Rabat - From the comfort of our Bahrain sofas, we all watched in horror on our TVs 700 people dying in just three days. Seven hundred refugees, believed to be mostly unaccompanied adolescents, drowned in the cold water of the Mediterranean without ever having time to scream.
Rabat – From the comfort of our Bahrain sofas, we all watched in horror on our TVs 700 people dying in just three days. Seven hundred refugees, believed to be mostly unaccompanied adolescents, drowned in the cold water of the Mediterranean without ever having time to scream.
But since heart-breaking events like this have become so regular, this tragedy wasn’t enough to shake the world out of its stupor so that they could really see what was going on. Instead, most people chose to focus on news about the Cannes Film Festival, the latest album releases or celebrity divorces.
And when the story did manage to find a place in mainstream media, the news was once again received with a cold and calculated response by most of those who have the means to help. This happened despite the fact that something could have been done, and still can be, to end these tragedies. However, the frequency of these incidents and the incredibly high number of refugee casualties seem to have desensitised the world to such horrors.
This indifference and lack of empathy are certainly not normal. It is abhorrent, and it represents a truly shameful episode of our collective history. It seems that the world is losing touch with its humanity and reality, because it no longer comprehends these incidents as anything other than statistics or numbers. In truth, these are human beings, precious souls that deserve to live. Those 700 people who lost their lives in the Mediterranean might have been a beautiful baby, a precious daughter, or a smiling elder. They were definitely more important than celebrity news, fashion shows, politics or TV series. They were loved dearly; they were all valuable individual human beings. They all deserved respect, dignity and love just like those that chose to ignore their plight. Universal human rights should transcend religion, culture and ethnicity, but they didn’t. They stopped at Muslim borders.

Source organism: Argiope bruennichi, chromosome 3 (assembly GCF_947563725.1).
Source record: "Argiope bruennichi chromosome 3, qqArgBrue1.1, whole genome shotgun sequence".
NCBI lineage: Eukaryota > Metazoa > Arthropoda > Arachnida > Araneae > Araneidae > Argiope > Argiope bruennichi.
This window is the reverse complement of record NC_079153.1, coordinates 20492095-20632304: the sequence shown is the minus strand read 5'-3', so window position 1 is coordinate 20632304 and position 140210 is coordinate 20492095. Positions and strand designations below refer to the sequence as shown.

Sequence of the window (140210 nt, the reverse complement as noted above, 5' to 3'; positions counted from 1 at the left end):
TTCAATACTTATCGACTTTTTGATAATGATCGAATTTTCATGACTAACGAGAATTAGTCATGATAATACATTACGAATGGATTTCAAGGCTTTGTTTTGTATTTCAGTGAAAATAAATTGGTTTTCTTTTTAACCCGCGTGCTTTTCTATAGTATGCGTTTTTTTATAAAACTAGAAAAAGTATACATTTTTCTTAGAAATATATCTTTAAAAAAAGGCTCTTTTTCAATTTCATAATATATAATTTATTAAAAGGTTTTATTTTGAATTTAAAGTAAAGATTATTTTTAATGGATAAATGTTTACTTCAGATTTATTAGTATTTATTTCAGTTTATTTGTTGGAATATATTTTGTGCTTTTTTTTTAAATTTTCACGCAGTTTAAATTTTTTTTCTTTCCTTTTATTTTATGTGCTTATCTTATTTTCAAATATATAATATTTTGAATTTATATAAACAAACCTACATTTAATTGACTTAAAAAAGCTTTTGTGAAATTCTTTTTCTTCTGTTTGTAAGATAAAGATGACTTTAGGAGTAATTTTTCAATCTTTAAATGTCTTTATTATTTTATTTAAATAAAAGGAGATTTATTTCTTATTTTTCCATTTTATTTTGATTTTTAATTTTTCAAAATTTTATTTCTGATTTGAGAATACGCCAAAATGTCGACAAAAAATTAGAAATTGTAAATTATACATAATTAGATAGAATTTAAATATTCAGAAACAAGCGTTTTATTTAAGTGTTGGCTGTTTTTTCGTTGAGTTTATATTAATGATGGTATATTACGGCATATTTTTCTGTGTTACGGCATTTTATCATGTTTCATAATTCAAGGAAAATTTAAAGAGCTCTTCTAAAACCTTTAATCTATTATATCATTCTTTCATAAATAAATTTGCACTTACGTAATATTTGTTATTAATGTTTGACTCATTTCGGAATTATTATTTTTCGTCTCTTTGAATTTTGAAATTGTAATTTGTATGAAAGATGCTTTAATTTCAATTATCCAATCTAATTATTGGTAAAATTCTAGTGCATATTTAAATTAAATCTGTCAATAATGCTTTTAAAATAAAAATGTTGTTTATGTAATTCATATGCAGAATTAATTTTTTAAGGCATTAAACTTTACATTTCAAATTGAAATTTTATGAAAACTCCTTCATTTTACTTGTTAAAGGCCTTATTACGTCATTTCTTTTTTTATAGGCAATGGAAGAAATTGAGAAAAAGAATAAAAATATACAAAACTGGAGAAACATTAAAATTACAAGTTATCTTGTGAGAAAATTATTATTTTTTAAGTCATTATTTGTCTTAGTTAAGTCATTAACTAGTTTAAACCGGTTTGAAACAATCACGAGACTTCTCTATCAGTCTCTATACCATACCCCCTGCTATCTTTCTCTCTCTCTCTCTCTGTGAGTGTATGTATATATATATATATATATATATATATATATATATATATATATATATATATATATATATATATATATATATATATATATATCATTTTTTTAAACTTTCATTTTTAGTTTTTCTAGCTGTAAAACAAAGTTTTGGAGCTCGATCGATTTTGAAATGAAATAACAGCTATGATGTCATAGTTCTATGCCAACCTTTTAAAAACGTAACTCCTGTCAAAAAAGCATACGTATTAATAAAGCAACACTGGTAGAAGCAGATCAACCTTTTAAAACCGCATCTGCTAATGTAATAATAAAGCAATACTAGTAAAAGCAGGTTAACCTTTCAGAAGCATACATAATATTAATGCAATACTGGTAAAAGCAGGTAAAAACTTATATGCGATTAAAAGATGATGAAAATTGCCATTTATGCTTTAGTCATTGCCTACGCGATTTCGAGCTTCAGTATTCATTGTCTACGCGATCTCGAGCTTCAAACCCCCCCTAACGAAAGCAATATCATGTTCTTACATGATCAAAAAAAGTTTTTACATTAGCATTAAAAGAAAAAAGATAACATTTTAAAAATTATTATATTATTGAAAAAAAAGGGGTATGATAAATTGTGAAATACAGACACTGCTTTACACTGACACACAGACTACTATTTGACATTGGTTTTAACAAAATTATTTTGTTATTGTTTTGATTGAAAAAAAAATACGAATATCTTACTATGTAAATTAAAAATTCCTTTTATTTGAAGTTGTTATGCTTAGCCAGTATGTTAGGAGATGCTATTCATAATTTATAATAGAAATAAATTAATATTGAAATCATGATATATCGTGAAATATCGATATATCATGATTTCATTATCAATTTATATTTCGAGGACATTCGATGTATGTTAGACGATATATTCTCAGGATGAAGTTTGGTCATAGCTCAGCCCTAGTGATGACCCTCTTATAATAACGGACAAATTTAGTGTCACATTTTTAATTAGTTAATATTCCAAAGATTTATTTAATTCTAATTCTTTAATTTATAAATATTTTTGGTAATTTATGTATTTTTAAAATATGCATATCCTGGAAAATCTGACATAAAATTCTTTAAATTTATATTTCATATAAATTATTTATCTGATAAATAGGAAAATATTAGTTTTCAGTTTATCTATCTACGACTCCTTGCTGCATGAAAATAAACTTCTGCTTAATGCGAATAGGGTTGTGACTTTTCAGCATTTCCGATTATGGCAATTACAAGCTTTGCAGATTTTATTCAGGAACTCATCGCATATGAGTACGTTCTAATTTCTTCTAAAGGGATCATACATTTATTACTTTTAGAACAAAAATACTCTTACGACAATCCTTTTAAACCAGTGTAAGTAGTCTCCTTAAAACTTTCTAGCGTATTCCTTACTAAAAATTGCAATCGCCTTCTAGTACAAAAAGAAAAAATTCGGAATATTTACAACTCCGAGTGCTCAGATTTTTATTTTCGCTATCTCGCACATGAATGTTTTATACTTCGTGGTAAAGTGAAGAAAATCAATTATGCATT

It should also be noted that the persistent apathy seen in the Western world, a blatant aversion to refugees and mostly because they are Muslims, is playing a major part in growing anti-Western sentiment. In order to picture this better, put yourself in those people’s shoes.
Imagine that you have had to watch your relatives on TV drowning in high seas, because as they fled war, poverty or oppression, affluent Western countries didn’t want them. You would know that the world could have easily helped them, accommodated them, and protected them. You would realise that refugees were not welcome mostly because of their Muslim identity.
You wouldn’t be able to help but feel a surging resentment. And now, multiply this feeling by a million. This is what’s happening to those refugees’ families and friends who watched the Western world abandon their loved ones.
No one can deny the role this anger plays as terrorism becomes ever more intense. Even though there is absolutely nothing that can justify violence or terrorism, selfish and discriminatory behaviour towards members of a certain faith, to the extent they are abandoned to death, will inevitably generate hostility.
If we want any semblance of peace to come to our pain-afflicted world, this attitude has to change now.
This shameful apathy must come to an end. Our world has more than enough means to help these people, who need it desperately. People’s lives are more important than politics, national interests or money.
Let’s rise up to the task of being human beings and do every single thing we can to help the people that truly need it.
The views expressed in this article are the author’s own and do not necessarily reflect Morocco World News’ editorial policy
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